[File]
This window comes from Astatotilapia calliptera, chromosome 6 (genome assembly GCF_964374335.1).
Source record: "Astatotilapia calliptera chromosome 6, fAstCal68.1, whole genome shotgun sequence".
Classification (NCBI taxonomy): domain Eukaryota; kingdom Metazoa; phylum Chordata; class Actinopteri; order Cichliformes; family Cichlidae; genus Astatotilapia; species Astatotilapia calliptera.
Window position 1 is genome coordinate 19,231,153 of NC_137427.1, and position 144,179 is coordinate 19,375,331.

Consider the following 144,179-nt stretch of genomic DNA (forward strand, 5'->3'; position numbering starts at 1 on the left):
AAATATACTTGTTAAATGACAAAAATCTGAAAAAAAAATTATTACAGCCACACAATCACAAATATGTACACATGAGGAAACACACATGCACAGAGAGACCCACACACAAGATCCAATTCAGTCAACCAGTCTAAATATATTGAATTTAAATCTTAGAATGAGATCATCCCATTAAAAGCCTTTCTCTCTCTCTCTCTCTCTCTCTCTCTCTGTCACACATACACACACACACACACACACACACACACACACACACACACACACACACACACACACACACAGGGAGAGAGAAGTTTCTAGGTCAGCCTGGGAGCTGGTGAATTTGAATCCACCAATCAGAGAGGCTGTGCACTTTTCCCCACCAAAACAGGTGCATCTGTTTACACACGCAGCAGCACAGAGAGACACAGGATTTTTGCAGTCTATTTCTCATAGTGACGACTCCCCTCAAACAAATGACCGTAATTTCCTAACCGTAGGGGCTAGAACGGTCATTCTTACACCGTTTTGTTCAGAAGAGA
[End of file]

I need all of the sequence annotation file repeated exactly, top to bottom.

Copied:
This window comes from Astatotilapia calliptera, chromosome 6 (genome assembly GCF_964374335.1).
Source record: "Astatotilapia calliptera chromosome 6, fAstCal68.1, whole genome shotgun sequence".
Classification (NCBI taxonomy): domain Eukaryota; kingdom Metazoa; phylum Chordata; class Actinopteri; order Cichliformes; family Cichlidae; genus Astatotilapia; species Astatotilapia calliptera.
Window position 1 is genome coordinate 19,231,153 of NC_137427.1, and position 144,179 is coordinate 19,375,331.

Consider the following 144,179-nt stretch of genomic DNA (forward strand, 5'->3'; position numbering starts at 1 on the left):
AAATATACTTGTTAAATGACAAAAATCTGAAAAAAAAATTATTACAGCCACACAATCACAAATATGTACACATGAGGAAACACACATGCACAGAGAGACCCACACACAAGATCCAATTCAGTCAACCAGTCTAAATATATTGAATTTAAATCTTAGAATGAGATCATCCCATTAAAAGCCTTTCTCTCTCTCTCTCTCTCTCTCTCTCTCTGTCACACATACACACACACACACACACACACACACACACACACACACACACACACACACACACACACACAGGGAGAGAGAAGTTTCTAGGTCAGCCTGGGAGCTGGTGAATTTGAATCCACCAATCAGAGAGGCTGTGCACTTTTCCCCACCAAAACAGGTGCATCTGTTTACACACGCAGCAGCACAGAGAGACACAGGATTTTTGCAGTCTATTTCTCATAGTGACGACTCCCCTCAAACAAATGACCGTAATTTCCTAACCGTAGGGGCTAGAACGGTCATTCTTACACCGTTTTGTTCAGAAGAGA